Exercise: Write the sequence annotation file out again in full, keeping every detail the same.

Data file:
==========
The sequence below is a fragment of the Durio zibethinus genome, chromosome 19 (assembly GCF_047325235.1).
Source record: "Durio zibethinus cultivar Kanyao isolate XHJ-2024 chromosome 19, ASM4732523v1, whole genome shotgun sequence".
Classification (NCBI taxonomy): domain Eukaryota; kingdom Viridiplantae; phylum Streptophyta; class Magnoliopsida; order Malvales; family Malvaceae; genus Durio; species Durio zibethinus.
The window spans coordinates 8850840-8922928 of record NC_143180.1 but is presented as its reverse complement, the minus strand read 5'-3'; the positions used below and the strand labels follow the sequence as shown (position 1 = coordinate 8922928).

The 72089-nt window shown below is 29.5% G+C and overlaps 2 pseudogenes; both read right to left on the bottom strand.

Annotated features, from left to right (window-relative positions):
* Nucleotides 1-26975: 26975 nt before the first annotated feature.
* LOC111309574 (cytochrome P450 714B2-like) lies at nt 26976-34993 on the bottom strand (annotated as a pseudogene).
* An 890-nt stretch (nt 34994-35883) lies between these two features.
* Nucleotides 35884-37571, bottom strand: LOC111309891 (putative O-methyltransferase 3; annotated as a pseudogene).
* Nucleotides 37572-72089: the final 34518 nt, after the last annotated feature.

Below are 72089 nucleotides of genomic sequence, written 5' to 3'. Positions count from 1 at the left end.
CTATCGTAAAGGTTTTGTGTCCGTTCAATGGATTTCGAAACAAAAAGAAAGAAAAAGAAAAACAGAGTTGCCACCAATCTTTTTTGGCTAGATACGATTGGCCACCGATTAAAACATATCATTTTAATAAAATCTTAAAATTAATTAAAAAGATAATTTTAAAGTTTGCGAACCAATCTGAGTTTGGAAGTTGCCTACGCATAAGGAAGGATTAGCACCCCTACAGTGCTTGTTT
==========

The sequence below is a fragment of the Durio zibethinus genome, chromosome 19 (assembly GCF_047325235.1).
Source record: "Durio zibethinus cultivar Kanyao isolate XHJ-2024 chromosome 19, ASM4732523v1, whole genome shotgun sequence".
Classification (NCBI taxonomy): domain Eukaryota; kingdom Viridiplantae; phylum Streptophyta; class Magnoliopsida; order Malvales; family Malvaceae; genus Durio; species Durio zibethinus.
The window spans coordinates 8850840-8922928 of record NC_143180.1 but is presented as its reverse complement, the minus strand read 5'-3'; the positions used below and the strand labels follow the sequence as shown (position 1 = coordinate 8922928).

The 72089-nt window shown below is 29.5% G+C and overlaps 2 pseudogenes; both read right to left on the bottom strand.

Annotated features, from left to right (window-relative positions):
* Nucleotides 1-26975: 26975 nt before the first annotated feature.
* LOC111309574 (cytochrome P450 714B2-like) lies at nt 26976-34993 on the bottom strand (annotated as a pseudogene).
* An 890-nt stretch (nt 34994-35883) lies between these two features.
* Nucleotides 35884-37571, bottom strand: LOC111309891 (putative O-methyltransferase 3; annotated as a pseudogene).
* Nucleotides 37572-72089: the final 34518 nt, after the last annotated feature.

Below are 72089 nucleotides of genomic sequence, written 5' to 3'. Positions count from 1 at the left end.
CTATCGTAAAGGTTTTGTGTCCGTTCAATGGATTTCGAAACAAAAAGAAAGAAAAAGAAAAACAGAGTTGCCACCAATCTTTTTTGGCTAGATACGATTGGCCACCGATTAAAACATATCATTTTAATAAAATCTTAAAATTAATTAAAAAGATAATTTTAAAGTTTGCGAACCAATCTGAGTTTGGAAGTTGCCTACGCATAAGGAAGGATTAGCACCCCTACAGTGCTTGTTT